A professor at the Tokyo Institute of Technology claims to have developed a catalyst that can cut the cost of making non-food based cellulosic ethanol — “celluline,” as I like to call it — by 30%.
Just for grits and shiggles, let’s say that when celluline’s finally produced in commercial amounts it will cost consumers $3.00 per gallon. If the cost savings associated with this catalyst were passed on to consumers, that would mean the same celluline would cost $2.10 per gallon.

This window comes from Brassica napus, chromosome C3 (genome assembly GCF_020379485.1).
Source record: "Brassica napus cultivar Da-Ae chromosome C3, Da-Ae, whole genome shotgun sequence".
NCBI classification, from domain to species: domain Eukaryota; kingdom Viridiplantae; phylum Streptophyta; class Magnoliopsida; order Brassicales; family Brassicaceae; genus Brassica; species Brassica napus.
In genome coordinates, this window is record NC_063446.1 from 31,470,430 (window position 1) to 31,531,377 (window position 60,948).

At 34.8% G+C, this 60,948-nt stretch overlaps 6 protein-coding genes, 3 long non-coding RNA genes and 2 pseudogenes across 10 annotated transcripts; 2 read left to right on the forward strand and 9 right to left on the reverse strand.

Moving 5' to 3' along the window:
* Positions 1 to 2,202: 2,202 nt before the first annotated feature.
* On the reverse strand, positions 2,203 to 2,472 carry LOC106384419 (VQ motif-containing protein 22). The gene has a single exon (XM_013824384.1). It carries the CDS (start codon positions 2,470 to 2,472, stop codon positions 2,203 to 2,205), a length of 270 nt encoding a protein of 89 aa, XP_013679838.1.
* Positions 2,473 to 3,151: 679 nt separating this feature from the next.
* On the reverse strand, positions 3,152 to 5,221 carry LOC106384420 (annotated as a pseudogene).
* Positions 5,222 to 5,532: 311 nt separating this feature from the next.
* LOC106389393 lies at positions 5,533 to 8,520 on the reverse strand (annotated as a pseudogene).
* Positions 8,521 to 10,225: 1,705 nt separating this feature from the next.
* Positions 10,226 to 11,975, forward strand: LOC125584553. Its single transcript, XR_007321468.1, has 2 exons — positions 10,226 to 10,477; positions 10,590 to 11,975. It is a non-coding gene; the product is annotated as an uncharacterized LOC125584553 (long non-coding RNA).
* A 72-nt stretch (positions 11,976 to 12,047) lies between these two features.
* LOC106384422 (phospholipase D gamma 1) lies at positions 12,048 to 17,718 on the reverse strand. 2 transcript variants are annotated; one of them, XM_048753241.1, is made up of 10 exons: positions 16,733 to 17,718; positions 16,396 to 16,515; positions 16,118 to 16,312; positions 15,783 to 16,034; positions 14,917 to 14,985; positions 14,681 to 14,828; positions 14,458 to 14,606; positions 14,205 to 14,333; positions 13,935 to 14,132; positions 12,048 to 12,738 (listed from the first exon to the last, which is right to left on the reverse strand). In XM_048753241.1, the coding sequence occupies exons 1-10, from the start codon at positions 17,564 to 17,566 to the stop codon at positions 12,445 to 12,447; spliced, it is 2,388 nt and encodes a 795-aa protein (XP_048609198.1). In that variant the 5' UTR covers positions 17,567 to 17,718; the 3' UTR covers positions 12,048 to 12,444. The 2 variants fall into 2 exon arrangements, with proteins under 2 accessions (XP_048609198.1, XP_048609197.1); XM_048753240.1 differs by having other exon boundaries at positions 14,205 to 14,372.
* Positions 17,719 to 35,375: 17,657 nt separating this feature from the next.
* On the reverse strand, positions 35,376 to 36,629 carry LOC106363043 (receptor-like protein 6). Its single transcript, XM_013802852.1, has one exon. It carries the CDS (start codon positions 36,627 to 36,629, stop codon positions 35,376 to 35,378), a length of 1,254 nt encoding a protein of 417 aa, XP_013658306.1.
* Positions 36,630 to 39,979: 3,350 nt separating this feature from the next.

Professor Michikazu Hara says the carbon-based catalyst can be made cheaply, and works by breaking down cellulose and creating sugar when mixed with water and heated to 100° C. Using the current celluline production methods, this step in the process uses a large amount of energy, time and chemicals.
If professor Hara has accomplished what he claims, this would mark a major development in second generation ethanol production.
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